History Stories

Americans Are Hopeful About Their Communities, Less so the Country

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    Americans Are Hopeful About Their Communities, Less so the Country

    • Author

      History Staff

    • Website Name

      history.com

    • Year Published

      2017

    • Title

      Americans Are Hopeful About Their Communities, Less so the Country

    • URL

      https://www.history.com/news/americans-are-hopeful-about-their-communities-less-so-the-country

    • Access Date

      July 21, 2018

    • Publisher

      A+E Networks

Are Americans optimistic about the future? A recent HISTORY survey suggests they are, though that optimism comes with some caveats.

The survey of 535 adults found that four-fifths of them were hopeful about what would happen to themselves and their families in 2018. Most were also generally optimistic about how their personal communities would fare in the coming year. However, only 55 percent of respondents were hopeful about the state of the country in 2018, and less than half had a positive outlook on how 2018 would play out for the rest of the world.

HISTORY conducted this survey on December 13 and 14, just after Doug Jones’ surprising victory over alleged sexual predator Roy Moore in Alabama; and it’s possible timing could have given some Americans—especially liberals—a little boost in their optimism.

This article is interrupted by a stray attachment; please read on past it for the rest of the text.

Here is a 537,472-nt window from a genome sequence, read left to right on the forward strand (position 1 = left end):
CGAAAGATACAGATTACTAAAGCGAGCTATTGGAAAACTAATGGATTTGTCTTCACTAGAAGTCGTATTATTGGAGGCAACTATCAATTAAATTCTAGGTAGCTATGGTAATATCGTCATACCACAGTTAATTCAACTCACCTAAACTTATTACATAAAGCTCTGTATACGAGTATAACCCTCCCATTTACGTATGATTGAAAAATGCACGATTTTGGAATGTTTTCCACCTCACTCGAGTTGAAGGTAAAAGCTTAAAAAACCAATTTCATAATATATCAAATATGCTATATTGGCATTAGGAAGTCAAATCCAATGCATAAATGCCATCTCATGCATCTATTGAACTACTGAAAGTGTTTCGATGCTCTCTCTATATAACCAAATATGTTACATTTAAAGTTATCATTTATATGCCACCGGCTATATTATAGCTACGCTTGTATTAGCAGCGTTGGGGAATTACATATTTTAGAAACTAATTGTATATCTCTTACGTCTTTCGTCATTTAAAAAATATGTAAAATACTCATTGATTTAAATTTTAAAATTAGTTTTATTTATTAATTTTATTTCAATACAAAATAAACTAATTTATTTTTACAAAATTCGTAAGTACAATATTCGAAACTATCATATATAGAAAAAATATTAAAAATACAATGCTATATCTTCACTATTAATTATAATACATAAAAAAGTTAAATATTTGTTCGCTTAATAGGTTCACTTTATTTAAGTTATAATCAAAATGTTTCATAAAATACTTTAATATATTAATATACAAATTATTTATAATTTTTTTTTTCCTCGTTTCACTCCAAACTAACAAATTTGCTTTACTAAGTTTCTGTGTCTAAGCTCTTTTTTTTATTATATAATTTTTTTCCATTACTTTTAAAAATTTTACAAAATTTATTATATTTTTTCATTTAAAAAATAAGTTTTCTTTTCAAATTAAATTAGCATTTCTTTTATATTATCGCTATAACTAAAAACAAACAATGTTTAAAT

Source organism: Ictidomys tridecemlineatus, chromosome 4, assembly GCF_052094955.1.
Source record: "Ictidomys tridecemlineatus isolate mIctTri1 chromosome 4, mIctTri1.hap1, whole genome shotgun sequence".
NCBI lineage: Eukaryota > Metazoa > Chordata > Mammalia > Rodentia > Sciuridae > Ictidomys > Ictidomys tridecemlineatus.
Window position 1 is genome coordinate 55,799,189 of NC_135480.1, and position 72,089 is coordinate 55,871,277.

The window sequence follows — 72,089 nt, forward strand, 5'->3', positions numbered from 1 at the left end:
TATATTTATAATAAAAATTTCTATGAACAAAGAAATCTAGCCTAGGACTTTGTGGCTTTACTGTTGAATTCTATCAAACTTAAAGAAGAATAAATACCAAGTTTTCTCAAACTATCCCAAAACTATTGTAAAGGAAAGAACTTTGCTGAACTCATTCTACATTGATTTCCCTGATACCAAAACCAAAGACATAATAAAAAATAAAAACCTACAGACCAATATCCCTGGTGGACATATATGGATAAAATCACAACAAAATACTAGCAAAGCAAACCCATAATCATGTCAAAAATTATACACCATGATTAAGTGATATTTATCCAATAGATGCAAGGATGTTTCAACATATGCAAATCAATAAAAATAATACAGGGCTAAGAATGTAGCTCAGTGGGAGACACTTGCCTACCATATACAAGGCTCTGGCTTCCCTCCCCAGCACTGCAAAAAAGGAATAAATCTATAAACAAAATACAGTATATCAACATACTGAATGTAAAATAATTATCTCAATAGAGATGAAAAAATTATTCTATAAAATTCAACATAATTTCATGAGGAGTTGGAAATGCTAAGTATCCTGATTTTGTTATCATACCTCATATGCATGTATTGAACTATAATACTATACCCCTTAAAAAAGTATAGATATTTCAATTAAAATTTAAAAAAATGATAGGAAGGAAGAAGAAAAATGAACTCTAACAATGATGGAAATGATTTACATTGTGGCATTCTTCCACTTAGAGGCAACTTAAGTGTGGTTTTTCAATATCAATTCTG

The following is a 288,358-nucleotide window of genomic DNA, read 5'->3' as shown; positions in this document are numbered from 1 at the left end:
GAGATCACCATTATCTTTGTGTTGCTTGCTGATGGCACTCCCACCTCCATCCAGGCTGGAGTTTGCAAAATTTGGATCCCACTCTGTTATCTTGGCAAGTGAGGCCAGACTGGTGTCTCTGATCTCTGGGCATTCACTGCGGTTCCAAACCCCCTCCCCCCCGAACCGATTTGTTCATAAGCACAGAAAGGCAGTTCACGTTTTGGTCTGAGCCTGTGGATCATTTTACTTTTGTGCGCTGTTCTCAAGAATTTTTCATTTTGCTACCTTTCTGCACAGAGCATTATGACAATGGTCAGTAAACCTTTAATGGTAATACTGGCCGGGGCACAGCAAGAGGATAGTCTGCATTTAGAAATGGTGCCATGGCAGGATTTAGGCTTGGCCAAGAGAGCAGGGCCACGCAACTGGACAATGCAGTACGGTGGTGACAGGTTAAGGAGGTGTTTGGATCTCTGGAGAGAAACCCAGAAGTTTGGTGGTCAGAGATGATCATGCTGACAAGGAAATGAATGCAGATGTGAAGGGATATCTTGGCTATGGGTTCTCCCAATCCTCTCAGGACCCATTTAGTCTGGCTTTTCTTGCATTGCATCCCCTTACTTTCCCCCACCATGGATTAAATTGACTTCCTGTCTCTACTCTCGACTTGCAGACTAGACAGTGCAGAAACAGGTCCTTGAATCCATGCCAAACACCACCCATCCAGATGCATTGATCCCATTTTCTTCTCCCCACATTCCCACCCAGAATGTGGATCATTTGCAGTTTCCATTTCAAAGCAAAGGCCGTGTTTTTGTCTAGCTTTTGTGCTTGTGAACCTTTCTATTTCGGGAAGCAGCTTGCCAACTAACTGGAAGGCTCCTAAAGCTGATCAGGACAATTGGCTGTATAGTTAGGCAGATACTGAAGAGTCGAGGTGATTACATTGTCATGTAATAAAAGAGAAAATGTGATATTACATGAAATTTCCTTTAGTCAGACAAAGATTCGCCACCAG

Even if that’s the case, conservatives still seemed the most optimistic about the future. Only 53 percent of liberals said they were hopeful, compared to 75 percent of conservatives. And although “hopeful” was the top ranking emotion that the survey respondents felt about the year ahead, the second-place emotion was “worried.”

Supporters of Alabama Democrat Doug Jones celebrate his victory over Judge Roy Moore at the Sheraton in Birmingham, Alabama, on Tuesday, Dec. 12, 2017. Jones faced off against Judge Roy Moore in a special election for Jeff Sessions' seat in the U.S. Senate. (Credit: Bill Clark/CQ Roll Call/Getty Images)
Supporters of Alabama Democrat Doug Jones celebrate his victory over Judge Roy Moore at the Sheraton in Birmingham, Alabama, on Tuesday, Dec. 12, 2017. Jones faced off against Judge Roy Moore in a special election for Jeff Sessions’ seat in the U.S. Senate. (Credit: Bill Clark/CQ Roll Call/Getty Images)

Doomed to Repeat History?

One sentiment that was relatively consistent among survey respondents was the importance of understanding history moving forward. Ninety-six percent of respondents said they somewhat or strongly agreed with the statement, “Now more than ever, it’s important we learn lessons from the past so we don’t repeat the same mistakes.”

That doesn’t necessarily mean that Americans agree on which kind of conclusions we should draw from the past. During the Alabama election, Moore drew controversy when he said that the last time America was “great” was “at the time when families were united, even though we had slavery.”

That’s a starkly different conclusion than many Americans—especially black Americans—would draw from the history of slavery. And it suggest that while Americans may feel that studying history can prevent us from making the same mistakes, they are divided about what exactly those “mistakes” might be.

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